News / Europe

Leaner French Defense Strategy Focuses on Africa

French troops patrol in the streets of Gao on February 3, 2013 as France jets carried out major air strikes today near Kidal.
French troops patrol in the streets of Gao on February 3, 2013 as France jets carried out major air strikes today near Kidal.
Lisa Bryant
Africa figures prominently in France's newly outlined military defense strategy - and experts say the Mali offensive may serve as a blueprint for future operations.  
 
Outlined by Defense Minister Jean-Yves Le Drian, the newly released review of France's national security and defense policy reflects the challenges of dealing with new military threats with less money.  
 
France is grappling with tough economic times.  But while the Defense Ministry will still shed tens of thousands of jobs, the Socialist government has decided to freeze the defense budget, rather than cut it. 
 
At a press conference, Le Drian said France needed to respond to rising new threats against adversaries with sophisticated technology and means.  The strategic review targets Africa - in particular, North Africa and the Sahel region - as a key geographic priority.  At least four French bases in Africa will be maintained. 
 
Christophe Guilloteau, a deputy from the opposition UMP party and a member of the commission that drafted the review, says France's Operation Serval in Mali was key in ensuring Africa would remain a defense priority for France.
 
In an interview on Radio France International, Guilloteau said those who believed France should further disengage itself from Africa changed their minds with this year's French offensive in Mali.  Had France not already pre-positioned its forces in nearby countries like Chad and Ivory Coast, he said, Paris could not have responded as rapidly as it did.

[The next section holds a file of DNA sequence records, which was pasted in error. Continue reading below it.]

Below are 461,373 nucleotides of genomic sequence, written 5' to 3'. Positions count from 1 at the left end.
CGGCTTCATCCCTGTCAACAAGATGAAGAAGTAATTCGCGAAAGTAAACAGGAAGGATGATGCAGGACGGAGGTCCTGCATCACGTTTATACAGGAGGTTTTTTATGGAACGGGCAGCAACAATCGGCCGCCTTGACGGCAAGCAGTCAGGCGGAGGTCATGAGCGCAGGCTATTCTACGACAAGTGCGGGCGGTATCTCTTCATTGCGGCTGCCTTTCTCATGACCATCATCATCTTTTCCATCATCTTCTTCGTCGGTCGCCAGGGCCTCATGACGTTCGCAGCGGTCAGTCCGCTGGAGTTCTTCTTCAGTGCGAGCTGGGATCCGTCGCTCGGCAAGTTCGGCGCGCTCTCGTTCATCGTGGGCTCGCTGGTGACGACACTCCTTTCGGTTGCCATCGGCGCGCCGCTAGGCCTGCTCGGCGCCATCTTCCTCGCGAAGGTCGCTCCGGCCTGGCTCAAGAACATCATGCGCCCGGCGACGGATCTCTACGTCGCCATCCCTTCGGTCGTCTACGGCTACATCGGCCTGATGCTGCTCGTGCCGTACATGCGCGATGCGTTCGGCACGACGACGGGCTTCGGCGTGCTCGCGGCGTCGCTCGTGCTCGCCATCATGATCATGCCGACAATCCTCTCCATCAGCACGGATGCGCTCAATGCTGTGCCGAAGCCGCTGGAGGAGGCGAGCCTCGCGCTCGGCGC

Associate Africa Program fellow at London-based think-tank Chatham House, Paul Melly, believes the Mali operation may serve as a model for future French operations as well. 
 
"What France wants to do is to have Africa take the political leadership of security in the continent, which France is willing to provide the high-tech advanced equipment - heavy, logistical backup if you like - that African countries do not necessarily have themselves.  And Mali, in a sense, will be a model for this, because African troops will take over the vast bulk of the peacekeeping while France maintains a small force of about 1,000 troops for emergencies...  If this model works, it is one that could be extended more widely.  So Mali is something of a test bed," he said. 
 
While many considered France's offensive in Mali a success, critics - notably opposition lawmakers - note there is no clear exit strategy.  Thomas Klau, head of the Paris office of the European Council on Foreign Relations, also questions whether it can be easily replicated elsewhere. 
 
The defense review also pushes for a more integrated European defense program.  But Klau says that means convincing skeptics like Germany about the importance of intervening in Africa.